The growth of international travel and the rapid global distribution of fresh fruits and vegetables have increased the likelihood of consumers acquiring a foodborne parasitic illness.1 Cyclosporiasis, a protracted diarrheal illness in both immunocompetent and immunocompromised individuals, is one such example. Prior to the 1990s, the causative agent, Cyclospora cayetanensis, was generally associated with environmental conditions and hygienic practices in predominately underdeveloped countries. However, in the 1990s, C. cayetanensis and cyclosporiasis emerged in the United States and Canada as an ill-defined foodborne illness. Public awareness was heightened as epidemiologic investigations into the nature of multiple outbreaks linked illness to the importation of contaminated produce.2 Cyclospora cayetanensis has now been recognized worldwide as a foodborne and waterborne pathogen usually associated with the consumption of fresh or under-prepared produce.3–5

The genus Cyclospora was first characterized and named by Schneider in 1881.6 Since that time, Cyclosporans have been described in vipers, reptiles, myriapods, insectivores, and rodents.7–10 Ashford and others may have observed the first cases of Cyclospora infection in humans.11,12 However, Ortega and others are credited with characterizing and naming the human pathogen C. cayetanensis.13

Morphologically, oocysts of C. cayetanensis are quite distinct from other species within the Cyclospora genera. Oocyts of C. cayetanensis are 8–10 μm in size and spherical with a characteristic blue or green outer ring-fluorescence when examined under ultraviolet (UV) light, in contrast to other Cyclospora spp. isolated from rodents and insectivores, which differ significantly in size and shape. Phylogenetic analysis of the 18S ribosomal RNA (rRNA) further distinguishes C. cayetanensis from other Cyclospora spp. Complete sequence analysis at this loci suggests that C. cayetanensis is more closely related to the Eimeria.14 Reinforcing this phylogenetic association is the observation that C. cayetanensis oocysts are noninfectious when shed by an infected host but require a period of time in the environment before sporulation occurs.15,16 As such, it is unlikely that human transmission of C. cayetanensis occurs via the conventional fecal-oral route. Rather, the ingestion of fecal-contaminated water or fresh produce is most likely the vehicle of transmission for cyclosporiasis.

Unlike Eimeria spp, very little is known regarding the environmental biology of C. cayetanensis. Although C. cayetanensis oocysts have been detected worldwide and cyclosporiasis is considered to be endemic in Haiti, Peru, and Nepal,17–19 no definitive animal reservoir for C. cayetanensis in the environment has been identified; humans may be the only natural host for C. cayetanensis.18,20 Multiple attempts to identify a non-human host and to establish a laboratory animal model to provide a sufficient source of oocysts have continually failed and have therefore hampered basic research efforts.20

In the search to identify an environmental reservoir for C. cayetanensis, several studies have identified Cyclospora-like oocysts in fecal samples collected from dogs, poultry, and primates.21–25 A limited body of molecular phylogenetic information (primarily from non-human primate- derived Cyclospora isolates) is available to establish a taxonomic relationship to C. cayetanensis.25,26 However, other reports have been based solely on morphologic examination and sporulation characteristics. Due to the limited availability, reliability, and use of molecular techniques to differentiate and speciate these isolates, results have been met with skepticism and uncertainty.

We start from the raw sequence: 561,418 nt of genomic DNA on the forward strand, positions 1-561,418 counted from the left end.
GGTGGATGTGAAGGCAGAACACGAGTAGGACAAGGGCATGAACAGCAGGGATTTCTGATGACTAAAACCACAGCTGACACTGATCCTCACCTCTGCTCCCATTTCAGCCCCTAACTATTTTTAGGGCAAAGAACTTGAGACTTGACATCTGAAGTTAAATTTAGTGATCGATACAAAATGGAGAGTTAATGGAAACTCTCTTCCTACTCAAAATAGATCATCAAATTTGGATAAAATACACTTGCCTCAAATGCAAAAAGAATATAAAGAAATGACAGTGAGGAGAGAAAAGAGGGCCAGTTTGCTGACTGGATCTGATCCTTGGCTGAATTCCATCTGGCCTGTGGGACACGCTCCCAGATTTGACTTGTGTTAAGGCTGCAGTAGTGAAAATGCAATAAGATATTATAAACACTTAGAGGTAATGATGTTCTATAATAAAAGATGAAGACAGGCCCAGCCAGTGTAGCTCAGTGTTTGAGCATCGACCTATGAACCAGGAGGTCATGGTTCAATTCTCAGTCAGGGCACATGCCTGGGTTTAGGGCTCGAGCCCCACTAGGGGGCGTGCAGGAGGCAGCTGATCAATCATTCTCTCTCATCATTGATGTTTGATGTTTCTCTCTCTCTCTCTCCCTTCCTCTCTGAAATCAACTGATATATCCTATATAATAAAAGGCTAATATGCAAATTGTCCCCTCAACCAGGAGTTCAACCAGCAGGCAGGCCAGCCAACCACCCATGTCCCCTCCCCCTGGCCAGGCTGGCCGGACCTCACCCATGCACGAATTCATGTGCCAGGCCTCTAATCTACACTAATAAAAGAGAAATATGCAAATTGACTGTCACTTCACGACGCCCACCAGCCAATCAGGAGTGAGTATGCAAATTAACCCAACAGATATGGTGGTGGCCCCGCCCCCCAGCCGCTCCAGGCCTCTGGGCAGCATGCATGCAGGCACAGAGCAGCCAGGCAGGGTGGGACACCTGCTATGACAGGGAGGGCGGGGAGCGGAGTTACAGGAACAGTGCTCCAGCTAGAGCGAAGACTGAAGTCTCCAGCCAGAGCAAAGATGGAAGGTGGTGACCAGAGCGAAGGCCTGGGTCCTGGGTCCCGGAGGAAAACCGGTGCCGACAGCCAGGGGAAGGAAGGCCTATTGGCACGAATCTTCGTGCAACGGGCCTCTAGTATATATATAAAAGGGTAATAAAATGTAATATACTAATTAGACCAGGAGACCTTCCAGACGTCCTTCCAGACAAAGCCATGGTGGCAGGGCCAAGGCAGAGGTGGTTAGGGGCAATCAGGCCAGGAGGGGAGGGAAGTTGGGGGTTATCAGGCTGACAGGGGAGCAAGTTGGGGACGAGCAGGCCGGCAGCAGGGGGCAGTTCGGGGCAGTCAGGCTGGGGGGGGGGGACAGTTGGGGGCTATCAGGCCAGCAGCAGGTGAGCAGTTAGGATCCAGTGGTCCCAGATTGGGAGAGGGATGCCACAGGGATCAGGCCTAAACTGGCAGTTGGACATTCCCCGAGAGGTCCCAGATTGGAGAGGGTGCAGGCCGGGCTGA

In an earlier study, Sherchand and Cross demonstrated the presence of Cyclospora-like oocysts in the fecal samples of chickens, dogs, rats, and mice from Nepal through microscopic evaluation.27 In the present report, we present a follow-up to that study in which we use a filter-based polymerase chain reaction (PCR) method28 in conjunction with a species-specific multiplex primer set29 to analyze 20 additional fecal specimens collected from Nepalese dogs, chickens, and monkeys for the presence of Cyclospora spp. and Eimeria spp. Our results confirmed the presence of C. cayetanensis in the fecal samples of two dogs, one chicken, and one monkey. Whether identification of C. cayetanensis in these copraphagic animals represents either a spurious infection, the passing of ingested oocysts through the gut, or a natural infection in an animal host other than humans remains to be determined.

MATERIAL AND METHODS

Collection of fecal isolates.

During the time period between May and September 2002, fecal samples from dogs, chickens, and monkeys were collected from selected areas of the Kathmandu (Kathmandu district), Panchkhal (Kavre district) and Trishuli (Dhardhing district) valleys of Nepal. Fecal samples were taken from both domestic and street dogs, wild chickens inhabiting the forest regions by nearby villages, and Macaca mulatta rhesus monkeys that wander through the forest region and temples. Fecal specimens were collected immediately after animal defecation and placed in a solution of 2.5% potassium dichromate. Samples were shipped to the Food and Drug Administration’s Center for Food Safety and Applied Nutrition via Dr. John H. Cross (Uniformed Services University of the Health Sciences, Bethesda, MD). Purified DNA from C. colobi was provided by A. J. da Silva and M. L. Eberhard (Centers for Disease Control and Prevention, Atlanta, GA). Eimeria acervulina was obtained from R. Fayer (U.S. Department of Agriculture, Beltsville, MD) and C. cayetanensis was obtained from Dr. John Cross.